Essay by PaperNerd ContributorHigh School, 10th grade October 2001

download word file, 3 pages 0.0

Downloaded 348 times

JUBILEE In Jubilee, Vyry the child of a white plantation owner, as well as his black mistress, is introduced with the brutality of the south. She was a slave, whom was abandoned by exceedingly great people present in her life. Vyry was faced with the struggles of raising children, cooking, and the hard times of being a slave. She suffered the hardships of wartime, and the continuous taunts by the KKK. Her movement through time is a continuous process of dissolution, absorption, conversation, and realignment. Vyry's life was complex, however, through hard work and perseverance, her life began to come likely as she dreamed.

Strength was definitely apart of Vyry's will. Being brought into the world by a white man, and yet neglected by him, as well as his wife was a difficult issue to face. She somewhat found herself in some difficult situations. Often being shut down as a child.

Let alone being a slave at such an age. Such situations include being referred to as a nigger. As a child, Vyry was downed by her step mother (Big Missy). "Niggers don't wear curls, do they Caline?" However, by Vyry having the abilities to overcome the ignorance of people, her strength increased tremendously. By Vyry's strength being so effective, it enhanced an intellectual dialogue between herself, along with her master (father). Vyry wished to be free one day. Moreover, Master John once told Vyry that the only way that she'd be freed is if he died. As a result he did die. However, she still was not granted her freedom. Through this incident, Vyry became more mentally powerful. Strength was indeed an important characteristic Vyry endured. Despite the closures brought upon her, nothing could ever presume Vyry's strength.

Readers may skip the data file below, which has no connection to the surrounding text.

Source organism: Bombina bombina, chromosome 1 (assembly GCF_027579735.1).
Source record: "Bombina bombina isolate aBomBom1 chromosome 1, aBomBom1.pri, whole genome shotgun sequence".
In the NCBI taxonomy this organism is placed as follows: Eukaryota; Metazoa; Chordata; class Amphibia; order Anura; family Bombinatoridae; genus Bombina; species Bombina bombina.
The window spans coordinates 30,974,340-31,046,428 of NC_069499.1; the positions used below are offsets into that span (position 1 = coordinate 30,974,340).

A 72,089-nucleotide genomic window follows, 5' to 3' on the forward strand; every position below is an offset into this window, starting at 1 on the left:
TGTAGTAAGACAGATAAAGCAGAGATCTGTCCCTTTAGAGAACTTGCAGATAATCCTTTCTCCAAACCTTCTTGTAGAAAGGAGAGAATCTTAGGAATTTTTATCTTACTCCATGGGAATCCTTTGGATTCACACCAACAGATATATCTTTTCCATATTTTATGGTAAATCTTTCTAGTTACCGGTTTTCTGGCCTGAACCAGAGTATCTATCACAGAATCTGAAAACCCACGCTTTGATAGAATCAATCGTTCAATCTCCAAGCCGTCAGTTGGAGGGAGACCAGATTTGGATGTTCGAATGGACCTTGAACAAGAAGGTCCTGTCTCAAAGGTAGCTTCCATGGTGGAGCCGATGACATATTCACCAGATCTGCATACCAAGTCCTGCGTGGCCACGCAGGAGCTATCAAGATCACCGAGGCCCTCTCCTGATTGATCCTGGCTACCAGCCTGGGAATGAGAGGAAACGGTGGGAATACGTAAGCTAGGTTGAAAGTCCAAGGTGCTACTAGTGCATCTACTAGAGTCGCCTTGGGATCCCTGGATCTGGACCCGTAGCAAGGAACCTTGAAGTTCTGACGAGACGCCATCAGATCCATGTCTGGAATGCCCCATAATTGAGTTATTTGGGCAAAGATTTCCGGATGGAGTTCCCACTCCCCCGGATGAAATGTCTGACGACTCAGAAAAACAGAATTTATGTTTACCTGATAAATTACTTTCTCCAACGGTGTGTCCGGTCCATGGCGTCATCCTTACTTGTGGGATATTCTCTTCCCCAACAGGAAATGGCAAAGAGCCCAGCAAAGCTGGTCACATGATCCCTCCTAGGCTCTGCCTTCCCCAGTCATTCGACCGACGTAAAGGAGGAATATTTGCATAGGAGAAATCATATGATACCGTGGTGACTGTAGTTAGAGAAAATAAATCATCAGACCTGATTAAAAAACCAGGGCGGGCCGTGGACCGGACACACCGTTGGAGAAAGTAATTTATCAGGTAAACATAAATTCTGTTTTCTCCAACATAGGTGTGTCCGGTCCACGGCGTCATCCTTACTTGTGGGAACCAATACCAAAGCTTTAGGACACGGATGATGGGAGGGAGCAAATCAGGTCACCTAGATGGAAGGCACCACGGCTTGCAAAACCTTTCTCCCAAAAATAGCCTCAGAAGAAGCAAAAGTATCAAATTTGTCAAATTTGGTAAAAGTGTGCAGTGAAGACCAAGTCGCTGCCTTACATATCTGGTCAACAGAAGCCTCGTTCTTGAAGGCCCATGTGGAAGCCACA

It was Vyry's strength that uplifted her joy. Furthermore, at times, strength, courage, and wisdom were just not enough to get by. There were times when Vyry, as well as her family truly had dilemmas present in their lives. Firstly, after the war was over, slavery was abolished, and the slaves were set free. Vyry along with her family were baffled with the matters of finding a place to live. Vyry's family was encountered with numerous of problems in the process of finding a house. Firstly, they were flooded, then they were cheated out of money, and finally, Vyry was attacked and they were forced to leave in demand by the KKK. Suffering through these outrageous conflicts allowed Vyry's family to become a complete setback.

The setback caused a lot of commotion. However, it did allow Vyry, as well as her family to find something new, and yet great. The issues that were present throughout Vyry's life gave her family the privilege to find something new. It allowed them to find things to better themselves. To be more exact, Jim, Vyry's son was finally introduced to his father (Randall Ware), other than Innis Brown. He left to better himself, and become a teacher. Moreover, Vyry proceeded to perform a great deed for a local white woman. Thus, in return, they helped build a house for Vyry, and her family. Vyry was given a job, and was promised the protection from any harmful source.

In conclusion, Vyry's downfalls were a complete uplift in the ending. Although she was a slave, her courage and individual strength allowed her to finally reach the promise land. As a child, Vyry faced so much. She was wedged with being called a nigger, and being brought into the world by a white man, whom was also her Master. She was promised freedom. However, this promise was reneged. Lastly, Vyry was attacked by the KKK, and was forced to leave her home. Furthermore, the obstacles Vyry received throughout life was an enhancement that built hope. From childhood to adulthood, hope was Vyry's big alteration. Hope became apart of Vyry's strength. Moreover, Vyry's strength allowed her to finally fulfill her hopes and dreams.